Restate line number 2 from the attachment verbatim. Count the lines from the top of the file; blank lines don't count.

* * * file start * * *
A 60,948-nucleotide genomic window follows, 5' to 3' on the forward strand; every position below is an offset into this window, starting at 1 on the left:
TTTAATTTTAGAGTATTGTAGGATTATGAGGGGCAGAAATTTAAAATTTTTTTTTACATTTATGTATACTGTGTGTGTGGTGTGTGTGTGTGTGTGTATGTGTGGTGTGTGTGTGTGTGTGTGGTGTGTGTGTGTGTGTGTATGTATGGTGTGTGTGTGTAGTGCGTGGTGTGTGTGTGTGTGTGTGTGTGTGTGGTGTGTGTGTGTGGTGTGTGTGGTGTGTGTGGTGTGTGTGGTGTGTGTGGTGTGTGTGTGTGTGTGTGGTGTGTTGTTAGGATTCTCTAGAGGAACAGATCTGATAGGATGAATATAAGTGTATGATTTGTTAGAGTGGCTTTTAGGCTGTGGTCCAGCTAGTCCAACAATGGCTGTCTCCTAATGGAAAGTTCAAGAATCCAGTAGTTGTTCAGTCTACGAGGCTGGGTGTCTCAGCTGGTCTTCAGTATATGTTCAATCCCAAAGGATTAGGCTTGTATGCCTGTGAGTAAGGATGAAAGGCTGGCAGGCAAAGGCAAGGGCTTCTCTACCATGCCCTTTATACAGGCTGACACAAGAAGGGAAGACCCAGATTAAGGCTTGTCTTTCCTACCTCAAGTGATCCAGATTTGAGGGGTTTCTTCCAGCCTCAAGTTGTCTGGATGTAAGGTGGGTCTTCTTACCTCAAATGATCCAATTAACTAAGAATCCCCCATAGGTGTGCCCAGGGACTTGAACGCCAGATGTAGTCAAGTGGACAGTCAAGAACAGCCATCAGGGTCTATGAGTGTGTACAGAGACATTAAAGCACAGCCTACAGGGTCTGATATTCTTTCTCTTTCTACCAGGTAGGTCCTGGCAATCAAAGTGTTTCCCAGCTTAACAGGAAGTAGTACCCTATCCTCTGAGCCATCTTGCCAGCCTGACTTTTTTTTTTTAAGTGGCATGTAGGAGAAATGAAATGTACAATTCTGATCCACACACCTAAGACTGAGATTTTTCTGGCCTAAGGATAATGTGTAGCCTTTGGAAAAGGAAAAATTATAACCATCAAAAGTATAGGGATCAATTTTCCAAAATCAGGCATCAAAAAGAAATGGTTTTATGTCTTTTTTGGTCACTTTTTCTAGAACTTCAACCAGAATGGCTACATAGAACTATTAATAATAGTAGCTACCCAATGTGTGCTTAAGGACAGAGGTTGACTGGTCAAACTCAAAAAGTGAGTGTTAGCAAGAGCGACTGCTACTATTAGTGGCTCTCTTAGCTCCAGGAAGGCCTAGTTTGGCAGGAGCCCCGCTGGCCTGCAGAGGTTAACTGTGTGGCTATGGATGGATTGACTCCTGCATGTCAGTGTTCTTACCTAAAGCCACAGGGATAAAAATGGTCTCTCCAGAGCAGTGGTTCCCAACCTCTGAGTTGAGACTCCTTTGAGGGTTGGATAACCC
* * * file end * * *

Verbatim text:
TTTAATTTTAGAGTATTGTAGGATTATGAGGGGCAGAAATTTAAAATTTTTTTTTACATTTATGTATACTGTGTGTGTGGTGTGTGTGTGTGTGTGTATGTGTGGTGTGTGTGTGTGTGTGTGGTGTGTGTGTGTGTGTGTATGTATGGTGTGTGTGTGTAGTGCGTGGTGTGTGTGTGTGTGTGTGTGTGTGTGGTGTGTGTGTGTGGTGTGTGTGGTGTGTGTGGTGTGTGTGGTGTGTGTGGTGTGTGTGTGTGTGTGTGGTGTGTTGTTAGGATTCTCTAGAGGAACAGATCTGATAGGATGAATATAAGTGTATGATTTGTTAGAGTGGCTTTTAGGCTGTGGTCCAGCTAGTCCAACAATGGCTGTCTCCTAATGGAAAGTTCAAGAATCCAGTAGTTGTTCAGTCTACGAGGCTGGGTGTCTCAGCTGGTCTTCAGTATATGTTCAATCCCAAAGGATTAGGCTTGTATGCCTGTGAGTAAGGATGAAAGGCTGGCAGGCAAAGGCAAGGGCTTCTCTACCATGCCCTTTATACAGGCTGACACAAGAAGGGAAGACCCAGATTAAGGCTTGTCTTTCCTACCTCAAGTGATCCAGATTTGAGGGGTTTCTTCCAGCCTCAAGTTGTCTGGATGTAAGGTGGGTCTTCTTACCTCAAATGATCCAATTAACTAAGAATCCCCCATAGGTGTGCCCAGGGACTTGAACGCCAGATGTAGTCAAGTGGACAGTCAAGAACAGCCATCAGGGTCTATGAGTGTGTACAGAGACATTAAAGCACAGCCTACAGGGTCTGATATTCTTTCTCTTTCTACCAGGTAGGTCCTGGCAATCAAAGTGTTTCCCAGCTTAACAGGAAGTAGTACCCTATCCTCTGAGCCATCTTGCCAGCCTGACTTTTTTTTTTTAAGTGGCATGTAGGAGAAATGAAATGTACAATTCTGATCCACACACCTAAGACTGAGATTTTTCTGGCCTAAGGATAATGTGTAGCCTTTGGAAAAGGAAAAATTATAACCATCAAAAGTATAGGGATCAATTTTCCAAAATCAGGCATCAAAAAGAAATGGTTTTATGTCTTTTTTGGTCACTTTTTCTAGAACTTCAACCAGAATGGCTACATAGAACTATTAATAATAGTAGCTACCCAATGTGTGCTTAAGGACAGAGGTTGACTGGTCAAACTCAAAAAGTGAGTGTTAGCAAGAGCGACTGCTACTATTAGTGGCTCTCTTAGCTCCAGGAAGGCCTAGTTTGGCAGGAGCCCCGCTGGCCTGCAGAGGTTAACTGTGTGGCTATGGATGGATTGACTCCTGCATGTCAGTGTTCTTACCTAAAGCCACAGGGATAAAAATGGTCTCTCCAGAGCAGTGGTTCCCAACCTCTGAGTTGAGACTCCTTTGAGGGTTGGATAACCC